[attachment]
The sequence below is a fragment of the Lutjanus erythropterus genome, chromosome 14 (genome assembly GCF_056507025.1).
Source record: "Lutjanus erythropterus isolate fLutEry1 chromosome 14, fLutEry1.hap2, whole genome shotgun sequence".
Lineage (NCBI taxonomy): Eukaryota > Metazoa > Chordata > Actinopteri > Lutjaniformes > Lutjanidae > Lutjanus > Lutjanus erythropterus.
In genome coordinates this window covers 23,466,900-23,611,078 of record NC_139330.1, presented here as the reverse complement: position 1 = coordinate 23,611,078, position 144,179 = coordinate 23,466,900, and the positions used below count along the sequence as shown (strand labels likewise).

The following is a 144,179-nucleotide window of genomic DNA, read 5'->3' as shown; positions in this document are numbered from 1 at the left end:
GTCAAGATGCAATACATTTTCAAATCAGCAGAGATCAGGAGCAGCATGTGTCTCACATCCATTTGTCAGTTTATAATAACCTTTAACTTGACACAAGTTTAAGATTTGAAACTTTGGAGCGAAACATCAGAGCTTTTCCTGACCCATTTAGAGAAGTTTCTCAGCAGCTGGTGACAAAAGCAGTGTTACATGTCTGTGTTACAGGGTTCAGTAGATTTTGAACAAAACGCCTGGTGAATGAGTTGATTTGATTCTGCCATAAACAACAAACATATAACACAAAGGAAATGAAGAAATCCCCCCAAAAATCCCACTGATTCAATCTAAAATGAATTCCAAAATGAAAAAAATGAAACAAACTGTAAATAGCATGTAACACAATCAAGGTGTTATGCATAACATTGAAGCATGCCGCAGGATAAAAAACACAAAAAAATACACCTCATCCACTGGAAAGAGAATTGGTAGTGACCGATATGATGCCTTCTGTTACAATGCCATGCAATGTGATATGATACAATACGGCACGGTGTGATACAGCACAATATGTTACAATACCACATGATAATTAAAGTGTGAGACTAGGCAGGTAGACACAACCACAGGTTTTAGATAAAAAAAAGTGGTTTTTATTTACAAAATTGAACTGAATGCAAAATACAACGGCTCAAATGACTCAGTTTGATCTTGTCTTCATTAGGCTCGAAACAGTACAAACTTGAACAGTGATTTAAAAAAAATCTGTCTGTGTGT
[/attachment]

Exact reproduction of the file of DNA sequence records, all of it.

The sequence below is a fragment of the Lutjanus erythropterus genome, chromosome 14 (genome assembly GCF_056507025.1).
Source record: "Lutjanus erythropterus isolate fLutEry1 chromosome 14, fLutEry1.hap2, whole genome shotgun sequence".
Lineage (NCBI taxonomy): Eukaryota > Metazoa > Chordata > Actinopteri > Lutjaniformes > Lutjanidae > Lutjanus > Lutjanus erythropterus.
In genome coordinates this window covers 23,466,900-23,611,078 of record NC_139330.1, presented here as the reverse complement: position 1 = coordinate 23,611,078, position 144,179 = coordinate 23,466,900, and the positions used below count along the sequence as shown (strand labels likewise).

The following is a 144,179-nucleotide window of genomic DNA, read 5'->3' as shown; positions in this document are numbered from 1 at the left end:
GTCAAGATGCAATACATTTTCAAATCAGCAGAGATCAGGAGCAGCATGTGTCTCACATCCATTTGTCAGTTTATAATAACCTTTAACTTGACACAAGTTTAAGATTTGAAACTTTGGAGCGAAACATCAGAGCTTTTCCTGACCCATTTAGAGAAGTTTCTCAGCAGCTGGTGACAAAAGCAGTGTTACATGTCTGTGTTACAGGGTTCAGTAGATTTTGAACAAAACGCCTGGTGAATGAGTTGATTTGATTCTGCCATAAACAACAAACATATAACACAAAGGAAATGAAGAAATCCCCCCAAAAATCCCACTGATTCAATCTAAAATGAATTCCAAAATGAAAAAAATGAAACAAACTGTAAATAGCATGTAACACAATCAAGGTGTTATGCATAACATTGAAGCATGCCGCAGGATAAAAAACACAAAAAAATACACCTCATCCACTGGAAAGAGAATTGGTAGTGACCGATATGATGCCTTCTGTTACAATGCCATGCAATGTGATATGATACAATACGGCACGGTGTGATACAGCACAATATGTTACAATACCACATGATAATTAAAGTGTGAGACTAGGCAGGTAGACACAACCACAGGTTTTAGATAAAAAAAAGTGGTTTTTATTTACAAAATTGAACTGAATGCAAAATACAACGGCTCAAATGACTCAGTTTGATCTTGTCTTCATTAGGCTCGAAACAGTACAAACTTGAACAGTGATTTAAAAAAAATCTGTCTGTGTGT